Out of Home and Out of This World: The Science Fiction Future of OOH

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Out of Home (OOH) has a lot to live up to. Thanks to the sweeping, cinematic landscapes that have been relayed from the minds of science fiction writers and etched into film history, OOH advertising forms as much a part of society’s collective vision of the future as robots and flying cars.

Over the years, cinema has projected and predicted a time when we will move through increasingly connected smart cities that form a living canvas for ever-more sophisticated, engaging and dramatic digital brand messages.

Arguably the most iconic and enduring of these visions is the one created in 1982 by Ridley Scott in Blade Runner. Set in a dystopian Los Angeles in 2019, bounty hunter Rick Deckard, played by Harrison Ford, is tasked with hunting down replicants in a high-tech world where boundaries between human and machine have blurred, calling into question the very nature of reality and our perception of it.

We may not have the replicants – yet – but there are clear parallels between life today and Deckard’s world as emerging technologies add new layers to the way we interact with the world around us. Digitisation, Artificial Intelligence, Augmented Reality, Virtual Reality and robotics are all making their mark on many aspects of our lives.

As we hurtle towards 2019, the impact of these emerging technologies has the potential to take us much closer to Blade Runner territory in Out-of-Home (OOH) advertising, with the film’s pervading atmosphere of oppression replaced by a sense of excited anticipation at the new and improved opportunities for brands to create ‘other-worldly’ experiences and interactions with consumers on the move.

It is already happening today. The sector is investing in the latest digital screen technology, with the iconic Piccadilly Lights in London recently renovated to replace the original patchwork of screens with a single state-of-the-art 4K LED digital screen that can react to external factors, such as the weather or temperature. By drawing on live data in this way, the traditional reach and engagement of OOH can be augmented with additional contextually-relevant content.

But new technologies are taking this further, changing how people can engage with advertising in physical world. From the end of this month, for example, advertisers will be able to tap into the potential to project large-scale images from the buildings around us to create a digital ‘poster’ that appears to be projected into the sky but is actually only visible in the eye of the beholder. The technology, developed by British start-up Lightvert and backed by Kinetic’s start-up incubator KineticX, is based on ‘persistence of vision effect’, where images are fleetingly visible exclusively to the viewer, so it blends mass reach with personal engagement in a futuristic format.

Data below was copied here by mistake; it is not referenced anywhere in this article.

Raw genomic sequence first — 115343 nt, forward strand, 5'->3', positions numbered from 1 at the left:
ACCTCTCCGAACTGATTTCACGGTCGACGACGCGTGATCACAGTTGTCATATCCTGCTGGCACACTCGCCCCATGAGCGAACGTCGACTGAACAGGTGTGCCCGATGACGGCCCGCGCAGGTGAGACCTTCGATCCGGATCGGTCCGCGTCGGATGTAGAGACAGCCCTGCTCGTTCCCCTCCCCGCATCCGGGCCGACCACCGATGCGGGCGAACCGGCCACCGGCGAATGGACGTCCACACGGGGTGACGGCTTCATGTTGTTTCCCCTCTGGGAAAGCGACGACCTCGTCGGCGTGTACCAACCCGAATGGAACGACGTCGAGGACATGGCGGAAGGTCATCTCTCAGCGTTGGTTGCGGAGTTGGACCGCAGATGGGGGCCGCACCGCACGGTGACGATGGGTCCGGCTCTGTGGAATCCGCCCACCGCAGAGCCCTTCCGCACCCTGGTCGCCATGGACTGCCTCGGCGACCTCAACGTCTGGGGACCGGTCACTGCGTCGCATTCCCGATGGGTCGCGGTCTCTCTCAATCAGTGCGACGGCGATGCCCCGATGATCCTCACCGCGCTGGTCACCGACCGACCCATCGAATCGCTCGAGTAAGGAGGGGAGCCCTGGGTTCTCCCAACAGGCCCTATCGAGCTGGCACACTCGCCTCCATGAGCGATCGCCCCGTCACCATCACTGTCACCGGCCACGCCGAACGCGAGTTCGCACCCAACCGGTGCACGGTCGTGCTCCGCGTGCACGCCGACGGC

Another example of the crossover between the physical and digital worlds in OOH is Voyager, the world’s first full-motion cinematic Virtual Reality chair. It has been designed to deliver immersive, sensory VR experiences through the combination of HD visual content, motion, audio and even scent, meaning consumers are able to properly suspend all disbelief and be transported to an entirely new world. Achieving full submersion – actually making audiences sink into the virtual world behind the headset – is something VR itself has struggled to achieve through existing platforms but experiences delivered by products such as Voyager, demonstrate how it is possible to shift consumer expectation in this space.

Alone, technologies such as AR and Lightvert’s ECHO are unlikely to immediately replace the digital screens and poster sites that OOH is known for, but the introduction of such innovations, that have previously been the reserve of science fiction, is pushing OOH boldly into new territory. By looking to the future, OOH is expanding the sector’s armoury for advertisers to create deeper – and different – levels of engagement with consumers in the physical world, and redefining what it means to connect with audiences on the move.

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